A couple of major names have joined the RAIN RFID Alliance, indicating accelerated interest in the technology. By signing on with the group, online retailer Amazon and French apparel retailer C&N have pushed RAIN’s membership to 120. RAIN RFID was founded in 2014 by Google, Intel, Smartrac and Impinj.
“The strong growth of the RAIN RFID industry shows that it really does provide significant business value, particularly as a key factor in connectivity for the first few meters of the Internet of Things,” says Steve Halliday, president of the RAIN RFID Alliance.
Last year Amazon announced a joint venture with the RFID Lab at Auburn to explore implementing RFID within its vast supply chain, consisting of more than 100 fulfillment centers worldwide. “RFID is a fascinating technology,” Dave Clark, Amazon’s senior vice president of worldwide operations, said at the time. “As part of this joint project, we are excited to invent new processes and technology using RFID to enhance the experience for customers through better inventory predictability, faster delivery and, ultimately, lower cost.”
Amazon has utilized RFID technology in its fulfillment centers, the massive facilities where customer orders are picked from shelves, moved on conveyers and loaded onto trucks for rapid shipping and delivery.
Earlier this year European fashion retailer C&A announced that it expects to have RFID deployed at all of its stores in France by the end of the summer. One-third of its France rollout was completed in 2015. An additional 164 stores are being brought online, as is C&A’s France-based distribution center. C&A began its RFID journey in 2013 wit a five-store pilot in Germany.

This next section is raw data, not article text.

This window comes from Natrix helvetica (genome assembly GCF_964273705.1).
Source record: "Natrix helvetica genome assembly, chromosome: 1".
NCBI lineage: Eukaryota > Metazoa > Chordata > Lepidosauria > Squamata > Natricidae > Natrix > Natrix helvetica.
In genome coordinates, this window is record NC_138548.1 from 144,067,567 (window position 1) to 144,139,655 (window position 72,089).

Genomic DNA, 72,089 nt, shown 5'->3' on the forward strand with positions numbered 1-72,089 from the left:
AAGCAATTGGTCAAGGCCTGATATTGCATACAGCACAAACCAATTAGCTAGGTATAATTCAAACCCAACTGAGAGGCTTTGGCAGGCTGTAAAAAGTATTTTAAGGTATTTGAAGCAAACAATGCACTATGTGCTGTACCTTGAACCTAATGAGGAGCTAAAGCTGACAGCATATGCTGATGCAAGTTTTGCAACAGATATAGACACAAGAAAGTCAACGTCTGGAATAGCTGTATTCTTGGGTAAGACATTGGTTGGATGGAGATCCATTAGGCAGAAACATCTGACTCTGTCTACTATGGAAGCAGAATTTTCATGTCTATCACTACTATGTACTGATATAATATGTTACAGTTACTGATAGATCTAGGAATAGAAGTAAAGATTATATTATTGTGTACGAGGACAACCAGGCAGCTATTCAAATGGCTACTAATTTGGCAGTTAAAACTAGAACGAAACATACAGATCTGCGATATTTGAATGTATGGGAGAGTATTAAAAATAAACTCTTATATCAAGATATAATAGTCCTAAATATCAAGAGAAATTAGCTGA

C&A is integrating Checkpoint Systems’ RFID solution into its France-based DC to significantly scale up the number of RFID-tagged items and enable full merchandise visibility within the supply chain. This move also enables the retailer to shift the creation of store advance ship notices from the supplier to the DC, based on an automated and more accurate process. The reading performance, speed and flexibility of the Checkpoint DC solution, on top of having one single software system for both DC and store, were crucial for C&A to optimize the use of the RFID solution.
“With RFID-enabled DCs and stores, we will improve our stock data accuracy and reduce not-on-shelf-but-on-stock (NOSBOS) so that customers find the right color, size and fit,” says Joachim Wilkens, head of functional IT and supply chain development at C&A Europe. “With RFID, we are building the basis for the C&A omni-channel strategy.”
C&A has already deployed RFID throughout Germany, and recently added RFID source tagging to new product categories including menswear, children’s clothing and suits.